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MediLodge of Howell

MediLodge of Howell

December is National Fruit Cake Month!

By Chris Burchell, Executive Chef, MediLodge of Monroe

MediLodge of Monroe

MediLodge of Monroe

Hello again to all MediLodge friends and family! Has everyone put away all the summer clothes, and broke out all the sweaters and long underwear? It is admittedly a dismal time in the Burchell household. But fear not! The joys of the holiday season are nearly upon us. December is both an end and a beginning… the end of another year and the beginning of winter (although technically speaking this doesn’t happen until Jan. 21, tell my body that when the temperature is below freezing and the car needs scraped before heading to work).

December is also National Fruit Cake Month! Yay! The fruit cake…given as gifts during the holiday season, it would seem, has been around since time immemorial. Some like it, some absolutely hate it. There isn’t a whole lot of in between on this one. I used to be in the hate category, but I do believe that had a lot to do with public opinion at the time, which really hasn’t changed in the few decades that I’ve been aware of this holiday confection. Now however, I really do like fruit cake. But not your run of the mill, very dry almost stale types, that get re-gifted 3 times over. There does exist in the world very moist, dense, and superbly flavorful fruitcakes.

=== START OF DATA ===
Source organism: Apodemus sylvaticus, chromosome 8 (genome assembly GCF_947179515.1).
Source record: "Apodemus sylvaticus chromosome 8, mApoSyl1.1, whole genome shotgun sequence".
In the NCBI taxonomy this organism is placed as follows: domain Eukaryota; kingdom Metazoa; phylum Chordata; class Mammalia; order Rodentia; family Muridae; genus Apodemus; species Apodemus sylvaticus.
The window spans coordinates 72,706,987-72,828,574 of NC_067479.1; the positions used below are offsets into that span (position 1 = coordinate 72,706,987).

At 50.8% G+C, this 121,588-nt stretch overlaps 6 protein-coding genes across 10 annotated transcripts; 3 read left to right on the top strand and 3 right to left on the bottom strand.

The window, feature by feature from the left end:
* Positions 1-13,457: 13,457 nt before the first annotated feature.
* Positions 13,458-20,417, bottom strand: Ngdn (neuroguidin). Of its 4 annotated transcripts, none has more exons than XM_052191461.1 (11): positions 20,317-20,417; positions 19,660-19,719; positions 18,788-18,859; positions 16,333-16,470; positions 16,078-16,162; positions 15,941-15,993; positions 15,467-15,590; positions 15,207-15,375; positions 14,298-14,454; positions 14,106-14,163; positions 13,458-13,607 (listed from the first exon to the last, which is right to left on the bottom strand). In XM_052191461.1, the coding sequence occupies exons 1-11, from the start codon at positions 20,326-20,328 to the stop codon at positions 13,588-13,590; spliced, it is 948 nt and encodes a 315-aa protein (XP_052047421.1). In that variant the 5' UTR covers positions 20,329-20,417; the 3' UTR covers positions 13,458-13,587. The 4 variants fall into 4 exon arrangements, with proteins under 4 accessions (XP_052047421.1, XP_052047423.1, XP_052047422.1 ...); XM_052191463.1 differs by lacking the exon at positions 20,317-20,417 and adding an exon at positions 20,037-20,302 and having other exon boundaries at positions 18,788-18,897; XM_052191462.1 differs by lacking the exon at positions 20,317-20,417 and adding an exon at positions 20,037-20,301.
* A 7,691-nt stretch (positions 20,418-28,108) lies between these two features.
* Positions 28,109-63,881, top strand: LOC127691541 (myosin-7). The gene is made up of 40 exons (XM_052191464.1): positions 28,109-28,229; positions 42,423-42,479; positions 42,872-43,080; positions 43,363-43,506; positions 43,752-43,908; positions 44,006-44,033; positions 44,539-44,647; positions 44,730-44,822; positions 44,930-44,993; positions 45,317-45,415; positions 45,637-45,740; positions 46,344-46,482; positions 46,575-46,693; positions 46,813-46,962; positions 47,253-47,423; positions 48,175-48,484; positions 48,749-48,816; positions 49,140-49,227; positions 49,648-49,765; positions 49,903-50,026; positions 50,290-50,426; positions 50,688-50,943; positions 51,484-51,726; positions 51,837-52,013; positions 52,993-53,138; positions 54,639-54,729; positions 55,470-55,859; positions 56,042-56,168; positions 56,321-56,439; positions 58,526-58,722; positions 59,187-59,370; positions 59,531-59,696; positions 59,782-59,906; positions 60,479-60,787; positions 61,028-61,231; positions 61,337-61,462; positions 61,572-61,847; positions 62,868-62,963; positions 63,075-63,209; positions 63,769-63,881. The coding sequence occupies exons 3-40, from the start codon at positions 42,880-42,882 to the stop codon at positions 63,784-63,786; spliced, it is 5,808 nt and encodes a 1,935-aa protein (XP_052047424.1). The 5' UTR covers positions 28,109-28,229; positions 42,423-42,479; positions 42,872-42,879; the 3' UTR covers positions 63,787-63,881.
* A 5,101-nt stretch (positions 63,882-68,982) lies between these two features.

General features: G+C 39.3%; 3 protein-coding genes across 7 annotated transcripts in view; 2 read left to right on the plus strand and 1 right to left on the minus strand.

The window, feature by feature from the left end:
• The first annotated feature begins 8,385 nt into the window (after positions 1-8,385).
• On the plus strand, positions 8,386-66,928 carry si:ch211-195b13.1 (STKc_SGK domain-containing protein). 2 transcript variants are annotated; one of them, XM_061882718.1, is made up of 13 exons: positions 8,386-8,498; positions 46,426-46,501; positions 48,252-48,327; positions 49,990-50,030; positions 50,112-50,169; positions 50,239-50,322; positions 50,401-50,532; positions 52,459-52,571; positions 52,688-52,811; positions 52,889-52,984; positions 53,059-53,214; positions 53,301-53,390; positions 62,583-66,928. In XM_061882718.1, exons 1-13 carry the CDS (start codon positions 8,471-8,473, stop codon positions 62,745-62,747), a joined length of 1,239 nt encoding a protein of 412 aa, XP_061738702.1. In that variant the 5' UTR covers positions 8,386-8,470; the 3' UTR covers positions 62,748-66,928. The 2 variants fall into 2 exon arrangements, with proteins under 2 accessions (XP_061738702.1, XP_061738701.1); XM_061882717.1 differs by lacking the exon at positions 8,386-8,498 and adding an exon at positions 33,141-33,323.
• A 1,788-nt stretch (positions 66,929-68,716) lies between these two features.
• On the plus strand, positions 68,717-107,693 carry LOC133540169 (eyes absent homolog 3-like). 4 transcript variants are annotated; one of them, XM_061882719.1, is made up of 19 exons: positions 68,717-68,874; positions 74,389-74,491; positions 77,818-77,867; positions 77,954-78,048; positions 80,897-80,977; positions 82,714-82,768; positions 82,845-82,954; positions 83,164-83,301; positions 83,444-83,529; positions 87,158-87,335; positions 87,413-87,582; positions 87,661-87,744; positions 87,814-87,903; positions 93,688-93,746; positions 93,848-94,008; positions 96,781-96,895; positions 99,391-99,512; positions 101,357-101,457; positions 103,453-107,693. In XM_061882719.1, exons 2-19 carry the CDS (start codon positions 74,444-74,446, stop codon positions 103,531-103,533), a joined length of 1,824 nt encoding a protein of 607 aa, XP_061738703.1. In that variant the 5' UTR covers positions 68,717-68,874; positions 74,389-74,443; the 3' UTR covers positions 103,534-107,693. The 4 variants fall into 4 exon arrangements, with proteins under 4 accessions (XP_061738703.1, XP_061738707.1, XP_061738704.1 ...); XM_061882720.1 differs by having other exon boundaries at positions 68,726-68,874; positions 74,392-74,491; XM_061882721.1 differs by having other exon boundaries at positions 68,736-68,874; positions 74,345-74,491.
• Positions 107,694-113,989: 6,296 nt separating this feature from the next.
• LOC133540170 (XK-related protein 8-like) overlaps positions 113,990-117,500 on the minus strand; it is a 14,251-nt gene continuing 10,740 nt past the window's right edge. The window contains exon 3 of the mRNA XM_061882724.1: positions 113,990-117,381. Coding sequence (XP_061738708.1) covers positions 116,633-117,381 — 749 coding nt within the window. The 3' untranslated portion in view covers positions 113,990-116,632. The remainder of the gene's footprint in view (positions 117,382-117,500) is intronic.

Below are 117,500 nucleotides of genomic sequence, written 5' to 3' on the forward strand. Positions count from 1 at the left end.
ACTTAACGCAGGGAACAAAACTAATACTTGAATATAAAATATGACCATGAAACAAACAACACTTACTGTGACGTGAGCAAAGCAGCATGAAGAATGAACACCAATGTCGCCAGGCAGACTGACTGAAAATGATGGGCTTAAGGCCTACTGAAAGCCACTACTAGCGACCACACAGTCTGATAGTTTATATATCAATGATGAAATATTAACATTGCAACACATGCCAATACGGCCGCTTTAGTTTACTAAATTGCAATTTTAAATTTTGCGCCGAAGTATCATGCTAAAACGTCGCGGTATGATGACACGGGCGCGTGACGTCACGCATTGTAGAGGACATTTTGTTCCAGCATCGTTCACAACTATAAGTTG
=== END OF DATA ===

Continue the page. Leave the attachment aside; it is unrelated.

The oldest reference that can be found regarding a fruit cake dates back to Roman times. The recipe included pomegranate seeds. Pine nuts, and raisins that were mixed into barley mash. Honey, spices, and preserved fruits were added during the Middle Ages. Crusaders and hunters were reported to have carried this type of cake to sustain themselves over long periods of time away from home. Mail-order fruit cakes in America began in 1913. Some well-known American bakers of fruit cake include Collin Street Bakery in Corsicana, Texas, and The Claxton Bakery in Claxton, Georgia. Both Collin Street and Claxton are Southern companies with access to cheap nuts, for which the expression “nutty as a fruitcake” was derived in 1935.